We're lucky enough to have three very talented and resourceful people in our development department, but alas, many small and mid-range museums aren't quite so lucky. With at least 50% of the museums out there, the director is the chief financial officer, and the curator may be the volunteer coordinator, the education specialist, and the registrar. What this means for most museums is that staffers wear many hats, some which are flattering and fit perfectly, others of which just don't fit at all. So, for those of you out there sporting multiple hats, here's part one of our series on fund raising with development specialists Marissa Hoechstetter and Jennifer O'Keefe:
1. Create a development policy that all of your staffers understand and can reference at events or when talking to potential donors. This is a kind of collective agreement about what you can and can't do to woo your potential sponsors. For example, if it isn't feasible that your institution rename part of the building after a big donor, make sure that that prospect is never on the table. Anyone who is going to be soliciting funds should know that for a certain dollar amount, sponsors can get x,y, and z, and for a larger amount x,y,z, and q are possible.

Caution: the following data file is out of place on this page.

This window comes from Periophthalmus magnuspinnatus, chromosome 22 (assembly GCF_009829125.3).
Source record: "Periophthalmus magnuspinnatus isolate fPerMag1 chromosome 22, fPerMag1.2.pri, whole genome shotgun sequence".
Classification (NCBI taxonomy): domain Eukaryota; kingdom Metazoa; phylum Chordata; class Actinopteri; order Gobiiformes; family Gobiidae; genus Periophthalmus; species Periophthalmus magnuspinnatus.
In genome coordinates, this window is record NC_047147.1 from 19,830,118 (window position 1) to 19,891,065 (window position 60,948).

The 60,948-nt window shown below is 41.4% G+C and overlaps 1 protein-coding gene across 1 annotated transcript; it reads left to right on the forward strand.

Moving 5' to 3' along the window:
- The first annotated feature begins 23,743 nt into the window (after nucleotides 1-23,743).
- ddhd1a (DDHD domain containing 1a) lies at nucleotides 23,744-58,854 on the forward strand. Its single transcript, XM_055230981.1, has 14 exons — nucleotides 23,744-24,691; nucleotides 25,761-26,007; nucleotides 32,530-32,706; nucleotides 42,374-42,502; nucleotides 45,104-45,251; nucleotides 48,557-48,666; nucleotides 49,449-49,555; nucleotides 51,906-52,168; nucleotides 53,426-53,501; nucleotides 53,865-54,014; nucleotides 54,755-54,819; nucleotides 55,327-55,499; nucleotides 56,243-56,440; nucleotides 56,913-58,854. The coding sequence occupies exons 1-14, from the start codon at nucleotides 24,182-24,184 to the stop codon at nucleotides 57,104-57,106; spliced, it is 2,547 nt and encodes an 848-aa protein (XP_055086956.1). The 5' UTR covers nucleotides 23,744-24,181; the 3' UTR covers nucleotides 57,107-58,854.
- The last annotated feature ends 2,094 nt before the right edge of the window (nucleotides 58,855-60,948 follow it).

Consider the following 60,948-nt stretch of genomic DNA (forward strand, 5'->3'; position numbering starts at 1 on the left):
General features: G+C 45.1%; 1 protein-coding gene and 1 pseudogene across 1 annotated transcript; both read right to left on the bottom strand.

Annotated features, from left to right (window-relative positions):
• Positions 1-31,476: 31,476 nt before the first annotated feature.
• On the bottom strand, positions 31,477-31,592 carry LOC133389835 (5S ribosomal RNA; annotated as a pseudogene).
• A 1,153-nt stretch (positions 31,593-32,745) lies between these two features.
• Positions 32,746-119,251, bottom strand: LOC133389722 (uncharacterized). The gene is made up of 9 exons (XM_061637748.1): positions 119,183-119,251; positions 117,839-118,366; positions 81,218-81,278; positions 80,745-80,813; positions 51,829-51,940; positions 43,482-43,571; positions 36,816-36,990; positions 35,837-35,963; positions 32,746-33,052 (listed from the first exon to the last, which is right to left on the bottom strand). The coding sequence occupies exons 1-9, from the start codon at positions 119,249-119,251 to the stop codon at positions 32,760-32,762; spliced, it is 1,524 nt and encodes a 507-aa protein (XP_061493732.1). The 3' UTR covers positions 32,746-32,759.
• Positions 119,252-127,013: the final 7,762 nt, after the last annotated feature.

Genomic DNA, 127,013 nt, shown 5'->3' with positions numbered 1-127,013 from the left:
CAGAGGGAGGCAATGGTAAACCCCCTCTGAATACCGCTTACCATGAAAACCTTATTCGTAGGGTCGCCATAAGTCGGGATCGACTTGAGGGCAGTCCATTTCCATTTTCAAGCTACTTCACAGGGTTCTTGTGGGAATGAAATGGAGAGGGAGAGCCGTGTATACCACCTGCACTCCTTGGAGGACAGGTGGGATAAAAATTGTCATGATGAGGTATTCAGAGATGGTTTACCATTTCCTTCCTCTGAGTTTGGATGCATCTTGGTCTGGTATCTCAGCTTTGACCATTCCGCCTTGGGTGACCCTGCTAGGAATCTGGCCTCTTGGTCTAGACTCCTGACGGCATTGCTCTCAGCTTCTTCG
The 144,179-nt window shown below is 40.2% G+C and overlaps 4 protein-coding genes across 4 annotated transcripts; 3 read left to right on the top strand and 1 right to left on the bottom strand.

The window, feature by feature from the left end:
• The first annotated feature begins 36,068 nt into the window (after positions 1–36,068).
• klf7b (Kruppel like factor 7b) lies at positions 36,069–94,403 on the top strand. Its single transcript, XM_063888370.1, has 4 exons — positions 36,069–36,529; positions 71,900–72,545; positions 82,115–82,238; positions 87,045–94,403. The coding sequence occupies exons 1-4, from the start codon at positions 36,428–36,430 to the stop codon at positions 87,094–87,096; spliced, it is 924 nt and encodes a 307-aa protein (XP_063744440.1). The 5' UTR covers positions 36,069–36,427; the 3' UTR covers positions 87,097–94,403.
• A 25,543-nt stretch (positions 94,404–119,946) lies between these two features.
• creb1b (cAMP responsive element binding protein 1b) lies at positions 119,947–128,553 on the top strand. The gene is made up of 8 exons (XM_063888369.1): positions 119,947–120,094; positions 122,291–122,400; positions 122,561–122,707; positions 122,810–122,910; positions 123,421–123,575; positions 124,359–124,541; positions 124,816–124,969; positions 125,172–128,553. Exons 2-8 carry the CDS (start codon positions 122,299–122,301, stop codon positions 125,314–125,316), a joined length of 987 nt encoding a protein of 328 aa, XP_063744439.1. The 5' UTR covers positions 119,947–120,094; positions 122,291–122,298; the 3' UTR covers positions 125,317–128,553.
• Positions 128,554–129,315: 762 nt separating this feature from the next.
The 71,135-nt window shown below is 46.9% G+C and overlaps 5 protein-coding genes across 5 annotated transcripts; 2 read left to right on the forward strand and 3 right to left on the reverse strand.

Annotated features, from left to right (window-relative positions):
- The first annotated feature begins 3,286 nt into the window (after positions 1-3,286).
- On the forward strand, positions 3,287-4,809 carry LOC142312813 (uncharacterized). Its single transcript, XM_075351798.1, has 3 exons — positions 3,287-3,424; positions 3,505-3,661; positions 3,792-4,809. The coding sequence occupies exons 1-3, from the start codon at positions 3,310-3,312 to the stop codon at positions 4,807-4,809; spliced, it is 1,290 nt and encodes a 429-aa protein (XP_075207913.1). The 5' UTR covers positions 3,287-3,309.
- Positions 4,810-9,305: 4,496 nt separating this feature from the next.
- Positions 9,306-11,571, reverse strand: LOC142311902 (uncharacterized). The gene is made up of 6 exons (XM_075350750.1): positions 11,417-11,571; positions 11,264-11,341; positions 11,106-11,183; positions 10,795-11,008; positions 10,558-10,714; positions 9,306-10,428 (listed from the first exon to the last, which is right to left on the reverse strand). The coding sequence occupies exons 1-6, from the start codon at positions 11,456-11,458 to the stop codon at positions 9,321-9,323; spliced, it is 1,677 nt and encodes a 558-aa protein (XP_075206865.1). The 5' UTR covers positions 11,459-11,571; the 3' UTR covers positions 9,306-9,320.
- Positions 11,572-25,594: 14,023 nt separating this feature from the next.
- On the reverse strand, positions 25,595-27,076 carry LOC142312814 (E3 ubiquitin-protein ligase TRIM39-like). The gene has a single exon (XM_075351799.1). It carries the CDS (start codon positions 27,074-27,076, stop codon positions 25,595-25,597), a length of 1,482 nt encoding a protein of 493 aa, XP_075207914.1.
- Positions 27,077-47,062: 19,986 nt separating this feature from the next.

2. Think outside the box and be creative about who you approach for money. This requires looking at all dimensions of your program/project. What does the program/project have to offer the sponsor? Are there less obvious elements of the program that might be of interest to donors?
3. Come up with a comprehensive list of people/businesses that you'd like to approach and refine this list with your colleagues. This is where personal relationships come into play. Does your colleague's husband know potential donor Mr. Smith? Perhaps, he might help pave the way and introduce you. A different approach is to invite potential sponsors/donors to events and exhibitions when you don't need anything from them. This just puts you on their radar screens and lets them know that you have a strong presence in the community.
2. What can you offer a donor/sponsor? Of course, the rules vary on this depending on institution, but the sponsor's name in print is always attractive--on brochures, banners, or in press releases. Perhaps the donor has a chance to speak at press previews or at the exhibition's opening reception. Start small. When you make an offer, chances are the donor/sponsor will come back with a counter offer that you can negotiate. Be as up front as possible and specify a dollar amount that you'd like the donor/sponsor to contribute.
Find this information helpful? Part two of the interview will appear next week.